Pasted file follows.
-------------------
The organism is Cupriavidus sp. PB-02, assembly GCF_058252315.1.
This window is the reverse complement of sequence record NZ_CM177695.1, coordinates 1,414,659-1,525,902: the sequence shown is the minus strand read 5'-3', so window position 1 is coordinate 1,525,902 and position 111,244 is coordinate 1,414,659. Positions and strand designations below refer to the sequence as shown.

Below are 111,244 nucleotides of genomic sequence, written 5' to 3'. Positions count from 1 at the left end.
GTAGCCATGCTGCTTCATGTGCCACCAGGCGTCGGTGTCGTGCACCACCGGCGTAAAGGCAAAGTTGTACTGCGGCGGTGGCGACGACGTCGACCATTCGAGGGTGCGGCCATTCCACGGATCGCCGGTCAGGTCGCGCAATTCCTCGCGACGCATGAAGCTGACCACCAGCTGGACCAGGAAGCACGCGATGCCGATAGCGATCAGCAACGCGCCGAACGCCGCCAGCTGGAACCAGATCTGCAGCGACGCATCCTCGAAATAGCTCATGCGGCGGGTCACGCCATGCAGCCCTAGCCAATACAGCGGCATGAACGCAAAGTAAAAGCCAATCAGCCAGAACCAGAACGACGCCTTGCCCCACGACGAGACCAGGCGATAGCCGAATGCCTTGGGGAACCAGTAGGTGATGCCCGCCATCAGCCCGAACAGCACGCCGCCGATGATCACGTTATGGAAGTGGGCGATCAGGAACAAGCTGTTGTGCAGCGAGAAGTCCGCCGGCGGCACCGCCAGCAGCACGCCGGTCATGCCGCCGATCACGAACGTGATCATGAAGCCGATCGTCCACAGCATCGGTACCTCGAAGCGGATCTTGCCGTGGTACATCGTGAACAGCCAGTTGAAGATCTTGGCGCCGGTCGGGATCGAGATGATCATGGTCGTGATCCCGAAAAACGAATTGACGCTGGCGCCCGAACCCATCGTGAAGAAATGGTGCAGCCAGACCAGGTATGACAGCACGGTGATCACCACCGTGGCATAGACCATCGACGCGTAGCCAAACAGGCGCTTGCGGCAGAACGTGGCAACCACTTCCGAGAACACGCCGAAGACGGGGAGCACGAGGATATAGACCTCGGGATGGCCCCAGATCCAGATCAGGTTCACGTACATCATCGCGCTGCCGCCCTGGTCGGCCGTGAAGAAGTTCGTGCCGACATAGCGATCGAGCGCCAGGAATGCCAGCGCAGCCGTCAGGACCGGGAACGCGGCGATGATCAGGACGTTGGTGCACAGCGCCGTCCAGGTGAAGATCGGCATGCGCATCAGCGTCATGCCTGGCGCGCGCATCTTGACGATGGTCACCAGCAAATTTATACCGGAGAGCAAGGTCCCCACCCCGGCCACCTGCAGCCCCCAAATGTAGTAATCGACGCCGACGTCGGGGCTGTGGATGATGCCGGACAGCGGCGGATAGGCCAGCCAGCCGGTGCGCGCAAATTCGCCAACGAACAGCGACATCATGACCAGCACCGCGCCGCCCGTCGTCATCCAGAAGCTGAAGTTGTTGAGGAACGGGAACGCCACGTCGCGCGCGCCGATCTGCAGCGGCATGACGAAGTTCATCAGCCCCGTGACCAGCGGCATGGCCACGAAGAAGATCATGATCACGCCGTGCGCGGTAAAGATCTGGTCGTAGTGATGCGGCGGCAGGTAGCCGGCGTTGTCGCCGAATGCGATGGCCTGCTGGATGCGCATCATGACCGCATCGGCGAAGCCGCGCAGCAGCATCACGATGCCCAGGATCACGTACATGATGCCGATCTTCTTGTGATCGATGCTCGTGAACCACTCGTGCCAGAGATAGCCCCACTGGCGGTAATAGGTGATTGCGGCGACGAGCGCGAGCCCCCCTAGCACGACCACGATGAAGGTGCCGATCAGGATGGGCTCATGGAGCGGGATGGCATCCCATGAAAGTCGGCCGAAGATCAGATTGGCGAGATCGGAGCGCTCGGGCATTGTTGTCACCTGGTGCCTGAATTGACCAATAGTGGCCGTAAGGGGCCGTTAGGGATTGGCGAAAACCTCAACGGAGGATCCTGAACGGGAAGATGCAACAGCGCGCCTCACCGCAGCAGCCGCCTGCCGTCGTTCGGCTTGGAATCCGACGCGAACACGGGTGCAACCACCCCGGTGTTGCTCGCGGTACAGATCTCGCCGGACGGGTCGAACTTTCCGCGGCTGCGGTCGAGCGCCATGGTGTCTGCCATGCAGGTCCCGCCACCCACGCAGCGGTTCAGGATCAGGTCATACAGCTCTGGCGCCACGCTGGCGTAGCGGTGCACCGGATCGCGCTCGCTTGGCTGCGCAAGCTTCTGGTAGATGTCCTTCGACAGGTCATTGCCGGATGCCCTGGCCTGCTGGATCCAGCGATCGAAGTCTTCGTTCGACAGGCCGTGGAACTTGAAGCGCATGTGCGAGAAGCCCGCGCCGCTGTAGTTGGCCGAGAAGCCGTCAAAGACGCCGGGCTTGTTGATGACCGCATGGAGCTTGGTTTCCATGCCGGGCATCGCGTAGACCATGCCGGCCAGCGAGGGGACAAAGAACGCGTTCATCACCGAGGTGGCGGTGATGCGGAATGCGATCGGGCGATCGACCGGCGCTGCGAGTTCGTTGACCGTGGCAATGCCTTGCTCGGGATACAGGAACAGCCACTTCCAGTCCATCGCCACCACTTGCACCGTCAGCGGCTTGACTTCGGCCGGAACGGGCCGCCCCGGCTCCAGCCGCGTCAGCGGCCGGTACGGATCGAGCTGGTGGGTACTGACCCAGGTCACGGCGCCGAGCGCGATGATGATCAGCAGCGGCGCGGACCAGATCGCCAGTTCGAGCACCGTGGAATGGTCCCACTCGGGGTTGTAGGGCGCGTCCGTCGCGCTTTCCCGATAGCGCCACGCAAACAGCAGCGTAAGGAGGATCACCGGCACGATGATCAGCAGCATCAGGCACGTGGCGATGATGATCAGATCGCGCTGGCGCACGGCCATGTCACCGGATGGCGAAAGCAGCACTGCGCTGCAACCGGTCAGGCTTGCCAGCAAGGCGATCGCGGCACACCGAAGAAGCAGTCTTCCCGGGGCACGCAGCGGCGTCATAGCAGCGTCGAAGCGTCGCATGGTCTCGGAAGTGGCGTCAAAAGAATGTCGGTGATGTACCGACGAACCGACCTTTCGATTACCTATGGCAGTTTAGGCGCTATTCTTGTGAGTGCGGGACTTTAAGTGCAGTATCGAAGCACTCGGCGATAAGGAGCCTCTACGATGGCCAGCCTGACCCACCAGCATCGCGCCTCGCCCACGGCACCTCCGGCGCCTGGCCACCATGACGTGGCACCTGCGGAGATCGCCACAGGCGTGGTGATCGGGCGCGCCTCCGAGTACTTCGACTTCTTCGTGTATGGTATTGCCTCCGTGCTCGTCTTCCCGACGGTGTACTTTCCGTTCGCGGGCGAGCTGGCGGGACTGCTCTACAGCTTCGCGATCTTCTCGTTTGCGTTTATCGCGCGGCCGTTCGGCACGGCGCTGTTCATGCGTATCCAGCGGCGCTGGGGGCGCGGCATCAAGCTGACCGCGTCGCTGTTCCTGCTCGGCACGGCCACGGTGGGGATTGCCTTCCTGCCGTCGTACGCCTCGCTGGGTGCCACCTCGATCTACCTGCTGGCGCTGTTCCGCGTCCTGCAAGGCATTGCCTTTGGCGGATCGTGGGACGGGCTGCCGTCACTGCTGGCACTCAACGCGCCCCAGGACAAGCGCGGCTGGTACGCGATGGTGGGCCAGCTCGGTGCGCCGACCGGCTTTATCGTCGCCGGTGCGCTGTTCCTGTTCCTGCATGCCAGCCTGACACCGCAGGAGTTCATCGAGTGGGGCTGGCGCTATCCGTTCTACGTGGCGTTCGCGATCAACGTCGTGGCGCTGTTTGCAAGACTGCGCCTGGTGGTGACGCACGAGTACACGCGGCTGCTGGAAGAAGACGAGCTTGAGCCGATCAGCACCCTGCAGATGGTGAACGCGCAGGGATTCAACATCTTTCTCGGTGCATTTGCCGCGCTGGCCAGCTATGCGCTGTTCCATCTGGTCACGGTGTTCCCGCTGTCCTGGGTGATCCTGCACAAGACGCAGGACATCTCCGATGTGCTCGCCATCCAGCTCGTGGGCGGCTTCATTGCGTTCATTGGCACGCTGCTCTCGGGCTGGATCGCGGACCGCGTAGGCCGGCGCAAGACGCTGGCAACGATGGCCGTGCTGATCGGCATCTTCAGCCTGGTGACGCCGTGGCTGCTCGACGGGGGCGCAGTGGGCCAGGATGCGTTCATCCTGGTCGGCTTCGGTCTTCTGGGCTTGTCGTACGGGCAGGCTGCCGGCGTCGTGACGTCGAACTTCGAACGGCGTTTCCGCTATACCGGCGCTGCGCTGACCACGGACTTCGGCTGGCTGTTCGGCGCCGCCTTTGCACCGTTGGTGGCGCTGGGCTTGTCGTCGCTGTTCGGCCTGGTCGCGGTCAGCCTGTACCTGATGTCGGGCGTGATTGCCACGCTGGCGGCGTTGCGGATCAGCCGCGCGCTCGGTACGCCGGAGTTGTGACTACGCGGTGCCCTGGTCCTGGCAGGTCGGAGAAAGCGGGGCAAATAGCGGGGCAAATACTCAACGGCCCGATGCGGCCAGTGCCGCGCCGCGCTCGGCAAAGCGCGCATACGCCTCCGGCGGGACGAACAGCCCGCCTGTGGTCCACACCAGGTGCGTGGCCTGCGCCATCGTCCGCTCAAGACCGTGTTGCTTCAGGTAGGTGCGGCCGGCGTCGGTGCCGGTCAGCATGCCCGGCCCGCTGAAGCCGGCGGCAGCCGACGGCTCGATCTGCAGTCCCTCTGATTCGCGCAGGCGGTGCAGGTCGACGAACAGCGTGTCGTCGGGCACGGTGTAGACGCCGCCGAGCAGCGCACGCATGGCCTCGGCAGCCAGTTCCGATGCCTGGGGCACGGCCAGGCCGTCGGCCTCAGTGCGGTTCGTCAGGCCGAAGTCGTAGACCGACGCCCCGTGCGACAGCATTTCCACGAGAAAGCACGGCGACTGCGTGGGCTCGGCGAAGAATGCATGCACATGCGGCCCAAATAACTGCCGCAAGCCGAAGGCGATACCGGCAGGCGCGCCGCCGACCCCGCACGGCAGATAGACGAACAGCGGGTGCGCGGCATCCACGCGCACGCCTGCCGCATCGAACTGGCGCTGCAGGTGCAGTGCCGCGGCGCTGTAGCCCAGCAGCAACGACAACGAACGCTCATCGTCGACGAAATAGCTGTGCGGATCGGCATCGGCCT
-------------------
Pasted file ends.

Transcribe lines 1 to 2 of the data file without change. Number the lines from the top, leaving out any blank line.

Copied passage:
The organism is Cupriavidus sp. PB-02, assembly GCF_058252315.1.
This window is the reverse complement of sequence record NZ_CM177695.1, coordinates 1,414,659-1,525,902: the sequence shown is the minus strand read 5'-3', so window position 1 is coordinate 1,525,902 and position 111,244 is coordinate 1,414,659. Positions and strand designations below refer to the sequence as shown.